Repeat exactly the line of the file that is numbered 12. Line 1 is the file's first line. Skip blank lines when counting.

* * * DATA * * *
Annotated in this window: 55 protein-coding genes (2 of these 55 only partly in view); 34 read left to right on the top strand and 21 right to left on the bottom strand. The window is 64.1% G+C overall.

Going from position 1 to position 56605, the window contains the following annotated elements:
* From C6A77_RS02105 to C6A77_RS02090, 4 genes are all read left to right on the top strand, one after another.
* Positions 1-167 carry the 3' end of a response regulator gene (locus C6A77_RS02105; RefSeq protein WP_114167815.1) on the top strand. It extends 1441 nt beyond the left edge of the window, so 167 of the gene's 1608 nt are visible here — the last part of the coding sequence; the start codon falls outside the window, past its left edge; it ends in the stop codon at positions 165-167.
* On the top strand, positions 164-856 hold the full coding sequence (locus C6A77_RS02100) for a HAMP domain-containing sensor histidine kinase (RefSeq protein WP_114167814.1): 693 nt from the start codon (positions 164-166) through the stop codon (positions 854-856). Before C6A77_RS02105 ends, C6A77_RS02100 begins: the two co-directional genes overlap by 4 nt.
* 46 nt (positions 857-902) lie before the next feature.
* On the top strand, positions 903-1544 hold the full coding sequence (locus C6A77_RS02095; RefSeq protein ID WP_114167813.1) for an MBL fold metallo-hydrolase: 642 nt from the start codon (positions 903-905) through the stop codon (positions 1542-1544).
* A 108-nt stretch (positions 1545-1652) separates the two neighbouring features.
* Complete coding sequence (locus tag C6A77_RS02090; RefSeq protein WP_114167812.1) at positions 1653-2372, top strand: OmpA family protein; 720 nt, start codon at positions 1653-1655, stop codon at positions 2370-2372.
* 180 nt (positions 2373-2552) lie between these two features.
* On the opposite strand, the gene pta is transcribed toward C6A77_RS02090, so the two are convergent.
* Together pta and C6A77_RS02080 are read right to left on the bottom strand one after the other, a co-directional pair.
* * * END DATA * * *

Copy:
* Together pta and C6A77_RS02080 are read right to left on the bottom strand one after the other, a co-directional pair.